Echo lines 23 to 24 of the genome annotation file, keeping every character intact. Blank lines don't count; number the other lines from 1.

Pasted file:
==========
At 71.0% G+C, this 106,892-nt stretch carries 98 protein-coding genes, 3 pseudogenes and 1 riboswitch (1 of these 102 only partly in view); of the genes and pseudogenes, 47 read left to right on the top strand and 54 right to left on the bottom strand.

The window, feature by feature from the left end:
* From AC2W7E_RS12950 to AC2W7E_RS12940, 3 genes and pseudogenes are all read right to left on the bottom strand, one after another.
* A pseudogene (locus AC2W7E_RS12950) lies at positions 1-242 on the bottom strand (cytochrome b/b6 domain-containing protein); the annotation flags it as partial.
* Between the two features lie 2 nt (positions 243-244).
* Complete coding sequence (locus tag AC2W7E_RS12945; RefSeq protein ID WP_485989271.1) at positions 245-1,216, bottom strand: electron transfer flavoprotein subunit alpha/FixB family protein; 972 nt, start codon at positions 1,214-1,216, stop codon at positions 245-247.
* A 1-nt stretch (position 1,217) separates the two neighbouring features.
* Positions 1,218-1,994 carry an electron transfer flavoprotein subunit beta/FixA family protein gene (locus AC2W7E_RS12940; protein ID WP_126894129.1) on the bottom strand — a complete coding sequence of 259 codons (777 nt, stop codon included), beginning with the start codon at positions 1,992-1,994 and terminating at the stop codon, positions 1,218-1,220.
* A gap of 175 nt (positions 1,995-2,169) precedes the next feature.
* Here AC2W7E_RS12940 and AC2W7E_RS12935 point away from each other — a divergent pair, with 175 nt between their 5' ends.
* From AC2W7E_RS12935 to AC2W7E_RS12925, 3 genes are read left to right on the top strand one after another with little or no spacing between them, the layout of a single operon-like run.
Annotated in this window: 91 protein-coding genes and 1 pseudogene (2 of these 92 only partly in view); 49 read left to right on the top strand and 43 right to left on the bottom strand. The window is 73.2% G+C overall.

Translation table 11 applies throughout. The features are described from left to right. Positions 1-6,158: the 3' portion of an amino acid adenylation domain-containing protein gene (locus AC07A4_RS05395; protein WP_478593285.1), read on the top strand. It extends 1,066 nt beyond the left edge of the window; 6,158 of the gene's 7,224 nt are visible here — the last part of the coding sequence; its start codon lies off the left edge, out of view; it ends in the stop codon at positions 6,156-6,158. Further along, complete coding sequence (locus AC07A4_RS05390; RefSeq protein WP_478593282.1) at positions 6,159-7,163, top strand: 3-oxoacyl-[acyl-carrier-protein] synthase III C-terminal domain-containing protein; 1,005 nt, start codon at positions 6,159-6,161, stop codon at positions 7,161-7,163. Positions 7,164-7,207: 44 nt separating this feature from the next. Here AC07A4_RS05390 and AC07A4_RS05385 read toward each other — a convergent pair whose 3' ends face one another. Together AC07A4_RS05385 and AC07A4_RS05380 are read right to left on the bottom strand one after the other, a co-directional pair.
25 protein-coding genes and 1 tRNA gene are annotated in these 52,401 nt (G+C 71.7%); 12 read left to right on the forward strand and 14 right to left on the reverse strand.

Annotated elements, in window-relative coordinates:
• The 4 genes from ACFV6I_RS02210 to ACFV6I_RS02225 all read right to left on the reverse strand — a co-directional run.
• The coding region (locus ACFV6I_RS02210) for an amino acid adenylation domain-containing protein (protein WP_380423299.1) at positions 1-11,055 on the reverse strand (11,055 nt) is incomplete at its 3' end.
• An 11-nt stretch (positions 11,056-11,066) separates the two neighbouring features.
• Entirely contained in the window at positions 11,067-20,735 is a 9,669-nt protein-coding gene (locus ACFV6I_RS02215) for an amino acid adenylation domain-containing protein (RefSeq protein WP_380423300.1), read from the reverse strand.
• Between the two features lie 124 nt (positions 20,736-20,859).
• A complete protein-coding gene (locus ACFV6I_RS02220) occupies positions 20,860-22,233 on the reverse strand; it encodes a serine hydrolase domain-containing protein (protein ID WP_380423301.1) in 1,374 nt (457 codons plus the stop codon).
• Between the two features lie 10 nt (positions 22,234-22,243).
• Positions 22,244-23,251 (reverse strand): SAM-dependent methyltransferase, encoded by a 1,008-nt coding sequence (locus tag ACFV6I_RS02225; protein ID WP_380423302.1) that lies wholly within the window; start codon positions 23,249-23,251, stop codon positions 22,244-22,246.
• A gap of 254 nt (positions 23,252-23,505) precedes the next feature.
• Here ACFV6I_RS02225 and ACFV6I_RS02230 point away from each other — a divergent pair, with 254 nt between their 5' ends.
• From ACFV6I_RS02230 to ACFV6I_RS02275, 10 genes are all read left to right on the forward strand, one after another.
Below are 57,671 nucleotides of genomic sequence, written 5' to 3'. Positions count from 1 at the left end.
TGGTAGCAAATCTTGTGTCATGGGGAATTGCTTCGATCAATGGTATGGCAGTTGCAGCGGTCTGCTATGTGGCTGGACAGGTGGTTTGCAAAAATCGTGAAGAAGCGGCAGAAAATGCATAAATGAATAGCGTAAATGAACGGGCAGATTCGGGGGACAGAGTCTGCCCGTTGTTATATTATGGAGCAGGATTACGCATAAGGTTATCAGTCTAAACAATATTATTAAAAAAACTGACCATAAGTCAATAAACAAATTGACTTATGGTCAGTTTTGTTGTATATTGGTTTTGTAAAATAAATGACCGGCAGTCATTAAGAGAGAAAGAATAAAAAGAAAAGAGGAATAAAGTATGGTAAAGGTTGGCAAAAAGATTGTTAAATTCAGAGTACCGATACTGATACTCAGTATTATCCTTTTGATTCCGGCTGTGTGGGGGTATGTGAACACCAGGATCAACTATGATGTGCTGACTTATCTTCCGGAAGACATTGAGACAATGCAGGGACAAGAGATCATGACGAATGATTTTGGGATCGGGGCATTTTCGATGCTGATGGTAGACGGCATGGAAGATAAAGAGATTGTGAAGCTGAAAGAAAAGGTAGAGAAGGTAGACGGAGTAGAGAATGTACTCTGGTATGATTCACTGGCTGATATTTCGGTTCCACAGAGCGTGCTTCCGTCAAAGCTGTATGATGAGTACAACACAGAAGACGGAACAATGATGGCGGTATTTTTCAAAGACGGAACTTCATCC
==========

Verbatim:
• Positions 22,244-23,251 (reverse strand): SAM-dependent methyltransferase, encoded by a 1,008-nt coding sequence (locus tag ACFV6I_RS02225; protein ID WP_380423302.1) that lies wholly within the window; start codon positions 23,249-23,251, stop codon positions 22,244-22,246.
• A gap of 254 nt (positions 23,252-23,505) precedes the next feature.